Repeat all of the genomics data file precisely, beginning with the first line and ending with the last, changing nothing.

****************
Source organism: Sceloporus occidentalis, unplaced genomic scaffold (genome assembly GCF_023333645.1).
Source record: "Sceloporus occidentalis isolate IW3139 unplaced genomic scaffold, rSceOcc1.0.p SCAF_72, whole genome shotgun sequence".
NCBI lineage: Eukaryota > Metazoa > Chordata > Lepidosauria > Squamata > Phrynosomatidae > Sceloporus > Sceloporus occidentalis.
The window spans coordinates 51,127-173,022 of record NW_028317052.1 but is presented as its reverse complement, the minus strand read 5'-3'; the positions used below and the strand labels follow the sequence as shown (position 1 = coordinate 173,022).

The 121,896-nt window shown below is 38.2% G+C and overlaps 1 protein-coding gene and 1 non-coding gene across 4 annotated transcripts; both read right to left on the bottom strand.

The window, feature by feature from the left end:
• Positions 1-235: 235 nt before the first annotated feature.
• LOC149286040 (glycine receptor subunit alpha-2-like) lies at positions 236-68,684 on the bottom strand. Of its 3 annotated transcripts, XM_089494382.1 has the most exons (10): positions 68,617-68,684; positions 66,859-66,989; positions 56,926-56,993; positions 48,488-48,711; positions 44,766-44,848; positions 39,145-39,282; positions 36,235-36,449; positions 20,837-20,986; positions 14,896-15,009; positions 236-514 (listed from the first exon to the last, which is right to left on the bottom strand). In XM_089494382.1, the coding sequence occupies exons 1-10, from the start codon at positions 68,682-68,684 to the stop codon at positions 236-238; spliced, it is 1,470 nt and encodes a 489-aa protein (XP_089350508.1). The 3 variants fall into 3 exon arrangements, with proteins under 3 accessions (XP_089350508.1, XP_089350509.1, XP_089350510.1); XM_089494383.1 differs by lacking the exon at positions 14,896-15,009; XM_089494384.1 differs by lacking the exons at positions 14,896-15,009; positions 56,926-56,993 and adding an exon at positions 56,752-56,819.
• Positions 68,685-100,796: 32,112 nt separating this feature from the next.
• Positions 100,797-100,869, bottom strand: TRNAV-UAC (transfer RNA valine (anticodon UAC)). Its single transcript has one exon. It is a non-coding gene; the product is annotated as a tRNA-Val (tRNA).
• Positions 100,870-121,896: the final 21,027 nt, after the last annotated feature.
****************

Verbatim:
Source organism: Sceloporus occidentalis, unplaced genomic scaffold (genome assembly GCF_023333645.1).
Source record: "Sceloporus occidentalis isolate IW3139 unplaced genomic scaffold, rSceOcc1.0.p SCAF_72, whole genome shotgun sequence".
NCBI lineage: Eukaryota > Metazoa > Chordata > Lepidosauria > Squamata > Phrynosomatidae > Sceloporus > Sceloporus occidentalis.
The window spans coordinates 51,127-173,022 of record NW_028317052.1 but is presented as its reverse complement, the minus strand read 5'-3'; the positions used below and the strand labels follow the sequence as shown (position 1 = coordinate 173,022).

The 121,896-nt window shown below is 38.2% G+C and overlaps 1 protein-coding gene and 1 non-coding gene across 4 annotated transcripts; both read right to left on the bottom strand.

The window, feature by feature from the left end:
• Positions 1-235: 235 nt before the first annotated feature.
• LOC149286040 (glycine receptor subunit alpha-2-like) lies at positions 236-68,684 on the bottom strand. Of its 3 annotated transcripts, XM_089494382.1 has the most exons (10): positions 68,617-68,684; positions 66,859-66,989; positions 56,926-56,993; positions 48,488-48,711; positions 44,766-44,848; positions 39,145-39,282; positions 36,235-36,449; positions 20,837-20,986; positions 14,896-15,009; positions 236-514 (listed from the first exon to the last, which is right to left on the bottom strand). In XM_089494382.1, the coding sequence occupies exons 1-10, from the start codon at positions 68,682-68,684 to the stop codon at positions 236-238; spliced, it is 1,470 nt and encodes a 489-aa protein (XP_089350508.1). The 3 variants fall into 3 exon arrangements, with proteins under 3 accessions (XP_089350508.1, XP_089350509.1, XP_089350510.1); XM_089494383.1 differs by lacking the exon at positions 14,896-15,009; XM_089494384.1 differs by lacking the exons at positions 14,896-15,009; positions 56,926-56,993 and adding an exon at positions 56,752-56,819.
• Positions 68,685-100,796: 32,112 nt separating this feature from the next.
• Positions 100,797-100,869, bottom strand: TRNAV-UAC (transfer RNA valine (anticodon UAC)). Its single transcript has one exon. It is a non-coding gene; the product is annotated as a tRNA-Val (tRNA).
• Positions 100,870-121,896: the final 21,027 nt, after the last annotated feature.